Portia on ‘trial’ Political analysts say election results will point opposition leader to the door
VOLUME 182 NO. 283 MONDAY, NOVEMBER 28, 2016 Usain Bolt signs a movie poster while in his room at the Corinthia Hotel in London, England. Page B1. See related story on KINGSTON, JAMAICA
T60 PAGES ODAY’S LOCAL government elections is not just about electing municipal councillors across Jamaica, but also serves as a ‘referendum’ on Portia Simpson Miller’s leadership of the People’s National Party (PNP), according to political commentators.
Kevin O’Brien Chang and Troy Caine, also a political historian, believe that Simpson Miller has more to lose than the governing Jamaica Labour Party (JLP) if her party does not end this evening with control of most of the 13 municipal corporations. “A defeat for the JLP would have less effect on the party than it would on the PNP considering that they have just gone into power,” Caine said. “The way the pointers are now is that they seem to be the party in the ascendancy not so much because the party has settled down, but the fact is that the last election in February, the party, had it been parish council elections, would have won a very, very handsome victory. “I don’t know what it will take to uproot Mrs Simpson Miller.
She does not seem to be affected by the worst of things that has happened to either her or the party,” he added.
Caine also said that he was not certain that the party had healed from the infighting that plagued it in the lead-up to the general election this year, pointing to the heckling and Simpson Miller’s outburst at a St Ann party meeting earlier this month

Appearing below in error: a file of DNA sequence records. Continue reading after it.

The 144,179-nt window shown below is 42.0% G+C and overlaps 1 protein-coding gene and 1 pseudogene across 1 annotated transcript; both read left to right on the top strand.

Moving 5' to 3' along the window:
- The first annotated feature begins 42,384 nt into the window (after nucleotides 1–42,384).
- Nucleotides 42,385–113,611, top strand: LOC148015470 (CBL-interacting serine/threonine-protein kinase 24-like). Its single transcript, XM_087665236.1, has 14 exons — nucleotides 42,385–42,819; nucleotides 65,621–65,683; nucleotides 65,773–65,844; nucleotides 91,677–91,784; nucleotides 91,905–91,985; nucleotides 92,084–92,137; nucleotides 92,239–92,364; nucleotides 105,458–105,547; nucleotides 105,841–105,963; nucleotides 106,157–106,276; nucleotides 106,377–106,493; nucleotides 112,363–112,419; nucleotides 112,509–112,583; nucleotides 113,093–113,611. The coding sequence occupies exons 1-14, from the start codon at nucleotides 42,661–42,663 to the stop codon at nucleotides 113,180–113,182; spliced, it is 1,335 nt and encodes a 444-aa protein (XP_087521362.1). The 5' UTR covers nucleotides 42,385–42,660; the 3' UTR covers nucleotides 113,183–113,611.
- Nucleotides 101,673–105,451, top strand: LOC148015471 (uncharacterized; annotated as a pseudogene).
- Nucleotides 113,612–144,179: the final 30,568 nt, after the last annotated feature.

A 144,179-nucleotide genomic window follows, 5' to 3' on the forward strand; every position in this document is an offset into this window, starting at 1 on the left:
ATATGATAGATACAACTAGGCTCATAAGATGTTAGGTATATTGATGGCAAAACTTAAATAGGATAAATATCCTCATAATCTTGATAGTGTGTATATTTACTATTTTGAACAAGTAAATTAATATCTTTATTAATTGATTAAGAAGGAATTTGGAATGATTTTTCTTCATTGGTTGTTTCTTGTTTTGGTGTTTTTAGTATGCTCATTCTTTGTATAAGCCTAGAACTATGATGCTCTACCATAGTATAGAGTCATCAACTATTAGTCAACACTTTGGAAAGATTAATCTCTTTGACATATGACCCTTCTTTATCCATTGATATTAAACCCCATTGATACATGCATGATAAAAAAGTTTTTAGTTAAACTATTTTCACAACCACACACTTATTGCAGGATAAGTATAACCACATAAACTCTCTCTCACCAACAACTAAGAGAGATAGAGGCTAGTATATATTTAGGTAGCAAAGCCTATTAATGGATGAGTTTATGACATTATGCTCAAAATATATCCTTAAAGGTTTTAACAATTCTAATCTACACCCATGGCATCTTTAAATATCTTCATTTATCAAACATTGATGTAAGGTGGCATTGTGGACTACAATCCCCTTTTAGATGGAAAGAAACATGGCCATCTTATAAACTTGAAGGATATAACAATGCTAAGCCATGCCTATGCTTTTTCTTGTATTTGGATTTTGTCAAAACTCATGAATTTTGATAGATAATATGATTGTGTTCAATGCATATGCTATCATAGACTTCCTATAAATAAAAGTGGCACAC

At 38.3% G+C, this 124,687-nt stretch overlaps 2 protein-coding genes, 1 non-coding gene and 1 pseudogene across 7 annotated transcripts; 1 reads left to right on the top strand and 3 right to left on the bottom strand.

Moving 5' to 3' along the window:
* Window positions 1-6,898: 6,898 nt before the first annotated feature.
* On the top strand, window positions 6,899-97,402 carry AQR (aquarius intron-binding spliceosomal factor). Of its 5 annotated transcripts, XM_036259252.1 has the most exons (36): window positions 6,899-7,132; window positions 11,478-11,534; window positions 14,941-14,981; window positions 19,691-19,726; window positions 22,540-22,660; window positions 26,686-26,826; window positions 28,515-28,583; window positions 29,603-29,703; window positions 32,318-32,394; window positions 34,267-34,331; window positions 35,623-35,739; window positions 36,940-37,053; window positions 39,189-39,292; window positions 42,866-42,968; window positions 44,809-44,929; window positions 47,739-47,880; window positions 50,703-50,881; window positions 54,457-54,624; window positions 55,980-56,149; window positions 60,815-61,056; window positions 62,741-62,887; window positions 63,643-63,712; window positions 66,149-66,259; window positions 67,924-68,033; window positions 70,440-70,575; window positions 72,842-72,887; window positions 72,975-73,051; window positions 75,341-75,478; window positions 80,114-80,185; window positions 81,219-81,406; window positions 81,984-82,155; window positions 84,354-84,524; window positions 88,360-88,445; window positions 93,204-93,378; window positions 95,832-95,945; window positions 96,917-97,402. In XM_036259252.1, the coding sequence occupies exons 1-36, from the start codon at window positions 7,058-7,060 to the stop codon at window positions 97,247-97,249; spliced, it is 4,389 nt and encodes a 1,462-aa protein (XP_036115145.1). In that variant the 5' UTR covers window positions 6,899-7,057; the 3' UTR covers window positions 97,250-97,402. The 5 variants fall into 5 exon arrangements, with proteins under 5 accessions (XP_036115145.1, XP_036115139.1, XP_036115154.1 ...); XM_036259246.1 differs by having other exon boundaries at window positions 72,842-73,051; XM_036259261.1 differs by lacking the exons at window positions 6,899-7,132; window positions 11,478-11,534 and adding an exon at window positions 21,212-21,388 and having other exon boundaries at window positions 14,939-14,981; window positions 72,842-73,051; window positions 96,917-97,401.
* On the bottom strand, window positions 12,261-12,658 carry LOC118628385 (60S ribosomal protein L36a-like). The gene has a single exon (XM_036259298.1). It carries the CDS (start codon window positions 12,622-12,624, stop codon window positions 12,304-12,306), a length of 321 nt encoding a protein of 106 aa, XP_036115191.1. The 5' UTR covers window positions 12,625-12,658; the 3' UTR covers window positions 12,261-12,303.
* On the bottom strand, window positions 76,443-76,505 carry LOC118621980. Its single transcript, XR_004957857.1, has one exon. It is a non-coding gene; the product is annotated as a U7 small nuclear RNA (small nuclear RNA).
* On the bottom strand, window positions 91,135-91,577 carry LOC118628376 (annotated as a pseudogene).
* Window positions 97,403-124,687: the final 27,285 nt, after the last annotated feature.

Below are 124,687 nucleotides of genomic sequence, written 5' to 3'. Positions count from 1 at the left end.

That view resonates with O’Brien Chang, who said Simpson Miller would be on ‘trial’ today, facing a jury of a number greater than the 2,669 who participated in the presidential contest in September in which she solidified her grip on the party.
O’Brien Chang said it is not farfetched to believe that internal figures in the party may wish that the party loses the elections to hasten her departure.
“Politics is a vicious game. If you want to get to the top, even in their own party, they would want to snap the other person to get to the top.
“It would be a bit of shock to them (JLP) if they lost,” he said. “For the PNP, there are bigger implications. A big loss would damage Mrs Simpson Miller because a lot of people are already saying she’s 70, she should go. And if she loses the elections badly, people will say, ‘Well, you’ve lost four of the six elections you’ve run’.”
He added: “If PNP wins, Portia is going to say, ‘Ahh! I tell you guys, people still love me.’ Even if the JLP loses, Andrew Holness is not going anywhere. His leadership is not in question. It is Portia Simpson Miller who is under the gun more.”
Paul Burke, the outgoing general secretary of the PNP, said today’s election could act in some way as a referendum on Simpson Miller’s 10-year-old leadership.
“Local government elections are mainly about your strong supporters who pay attention to that election. General middleincome, upper-income level people don’t come out and vote. I think she has a clear timetable in her mind, win or lose.”
In the aftermath of the pollsdefying general election loss in February, Lisa Hanna emerged as one of the PNP voices calling for ‘renewal’. Then, Peter Bunting gave an indication that he could challenge but backed off as forces of strength gathered around Simpson Miller.
Dr Karl Blythe, who eventually made it a contest, lost badly in the polls but celebrated what, he said, was a message sent to Simpson Miller that her time had come to leave.